Size and revolutions per minute play a key role.

When it comes to groundwater and stormwater applications, selecting the right pump is crucial. The most common reason pumps fail is due to a misstep during the pump selection process. Using the wrong pump can mean expensive, critical errors—and a big mess.

Prior to selecting a pump, the application should be known. What type of water is being moved and where is it being moved? Begin by looking at elevation change, distance and flow.

The elevation change determines the pump strength needed to overcome gravity resistance. The suction elevation from the water to the eye of the impeller and the discharge elevation from the eye of the impeller to the water’s destination should be known. By adding these two numbers, the sum total elevation (gravity resistance) will be revealed.

The distance determines if the line size should be increased to reduce friction loss due to friction resistance. Friction occurs in all pipes and hoses when liquid travels through. Two things that affect friction are the velocity at which the product is traveling through the pipe or hose and the overall distance of the pipe or hose to the delivery point. The distance from the suction point to the water’s destination needs to be known.

Additionally, if pumping into a piping system that requires a certain pressure, the pressure required must be converted into equivalent feet of static head. For the static head measurement in feet, multiply the pressure required by 2.31. Valves and fittings also add resistance to flow.

Image 1. To select a pump, look at the elevation change, distance and flow. (Images courtesy of Atlas Copco Power Technique)

The sum of the elevation and the distance results in the total dynamic head, which is the total resistance in a pumping application. Measure the vertical elevation (measured in feet) and add the distance velocity of fluid moving through a hose or pipe (measured in feet per second) to obtain the total dynamic head. Plot this information on a pump curve to determine the best pump for the job.

Why is it important to know how far and where the water is going? This determines the flow required. The distance needed to move the water and the elevation change both make a difference due to friction losses.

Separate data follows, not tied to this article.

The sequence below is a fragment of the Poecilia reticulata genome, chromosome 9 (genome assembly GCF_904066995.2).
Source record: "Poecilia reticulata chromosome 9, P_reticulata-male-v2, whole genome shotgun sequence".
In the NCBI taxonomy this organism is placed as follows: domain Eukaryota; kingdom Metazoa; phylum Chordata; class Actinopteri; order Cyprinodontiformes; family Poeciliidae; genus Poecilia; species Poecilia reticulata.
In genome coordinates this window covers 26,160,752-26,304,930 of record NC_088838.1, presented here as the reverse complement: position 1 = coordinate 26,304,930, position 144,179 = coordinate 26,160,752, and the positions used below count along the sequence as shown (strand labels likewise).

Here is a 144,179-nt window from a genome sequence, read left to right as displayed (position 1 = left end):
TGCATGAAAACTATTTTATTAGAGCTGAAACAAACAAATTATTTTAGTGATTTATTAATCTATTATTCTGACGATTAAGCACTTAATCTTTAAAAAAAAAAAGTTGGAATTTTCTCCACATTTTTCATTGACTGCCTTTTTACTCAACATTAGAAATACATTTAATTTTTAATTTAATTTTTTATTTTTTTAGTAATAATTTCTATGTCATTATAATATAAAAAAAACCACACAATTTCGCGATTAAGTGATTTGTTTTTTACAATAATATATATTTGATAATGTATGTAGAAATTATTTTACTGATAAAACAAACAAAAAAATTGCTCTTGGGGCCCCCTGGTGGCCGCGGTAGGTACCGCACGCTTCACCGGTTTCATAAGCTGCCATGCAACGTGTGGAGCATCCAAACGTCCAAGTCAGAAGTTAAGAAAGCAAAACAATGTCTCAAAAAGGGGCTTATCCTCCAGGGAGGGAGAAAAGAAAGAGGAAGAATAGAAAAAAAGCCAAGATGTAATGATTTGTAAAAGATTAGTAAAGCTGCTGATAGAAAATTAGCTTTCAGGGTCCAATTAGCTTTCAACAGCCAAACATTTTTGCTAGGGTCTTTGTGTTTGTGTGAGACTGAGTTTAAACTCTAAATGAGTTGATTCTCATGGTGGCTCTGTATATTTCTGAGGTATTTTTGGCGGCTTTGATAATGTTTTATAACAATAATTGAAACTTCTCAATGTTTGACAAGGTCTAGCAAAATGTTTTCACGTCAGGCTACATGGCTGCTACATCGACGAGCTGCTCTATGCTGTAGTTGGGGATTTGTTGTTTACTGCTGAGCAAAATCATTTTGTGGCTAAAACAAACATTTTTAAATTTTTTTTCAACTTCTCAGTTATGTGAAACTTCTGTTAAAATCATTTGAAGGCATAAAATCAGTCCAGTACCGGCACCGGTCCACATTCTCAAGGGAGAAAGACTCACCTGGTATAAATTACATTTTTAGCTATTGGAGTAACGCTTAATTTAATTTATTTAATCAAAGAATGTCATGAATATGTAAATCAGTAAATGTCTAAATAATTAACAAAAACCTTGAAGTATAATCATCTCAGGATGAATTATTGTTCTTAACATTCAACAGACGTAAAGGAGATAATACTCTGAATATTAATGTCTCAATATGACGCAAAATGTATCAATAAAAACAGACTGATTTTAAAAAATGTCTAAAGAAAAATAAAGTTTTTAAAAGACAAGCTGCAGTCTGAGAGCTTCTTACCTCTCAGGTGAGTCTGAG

The flow will determine the line size. Optimal flow avoids water flowing in a flat manner, called laminar flow, when it moves through a line at a slower rate, and turbulent flow with significant friction loss and possible cavitation when it moves through a line at a greater rate.

## Factors for the Right Pump

It is important to know what type of water is being moved and how quickly it needs to be moved. If it is water from a storm, it could have solids in it, which could include large trash pieces. Groundwater will have rocks, silt, sand and mud. In groundwater and stormwater applications, knowing the pH is imperative if chemicals are in the picture. The following guidelines will assist in selecting the correct pump:

• Electric submersible pumps excel in deep groundwater.
• Well-point pumps work well in less than 25-feet-deep groundwater systems and are highly efficient. They are designed for long, straight pipes in the ground as well as when digging a construction site.
• Centrifugal pumps excel in situations where there are solids and trash. A great example is sewer applications.

Once you have the application down and know the type of pump to work with, also consider:

Size and power:The biggest reason pumps fail is due to incorrect sizing. For example, there might be too much horsepower and not enough flow, which can produce a rattle that could lead to the pump coming apart. Selecting the wrong size can lead to seal, impeller and shaft failures.

Hose: Selecting the right hose is as important as selecting the pump. Discharge hose or high-density polyethylene (HDPE) can lower friction losses, but it all depends on the distance. The general rule of thumb is that for anything under 1,000 feet, use the same line size as the pump suction and discharge. For anything over 1,000 feet, use the next largest size hose or pipe as the pump suction and discharge. The exception to this rule is with HDPE pipe.

Control box and technology: A full-featured control box is important especially if what is pumped varies in flow. The level transducer, pressure transducer and floats help regulate the flow. The pump can be turned on and off from a cellphone with remote start and stop.

Image 2. During the pump selection process, also consider size and power, hose type, control box and technology, rpm and solids handling capability.

Revolutions per minute (rpm): Just like with a car, if the pump is run too hard, there will be more problems. Each pump has a sweet spot, and the more consistently the rpm is in that zone, the better fuel consumption and maintenance will be. Running the pump at a low rpm will result in a longer-lasting pump.

Solid handling capability:Being able to pass the correct solid size is important for maximum uptime. Strainers also play a role in this and should have a total open area of suction five times greater than the area of the suction hose.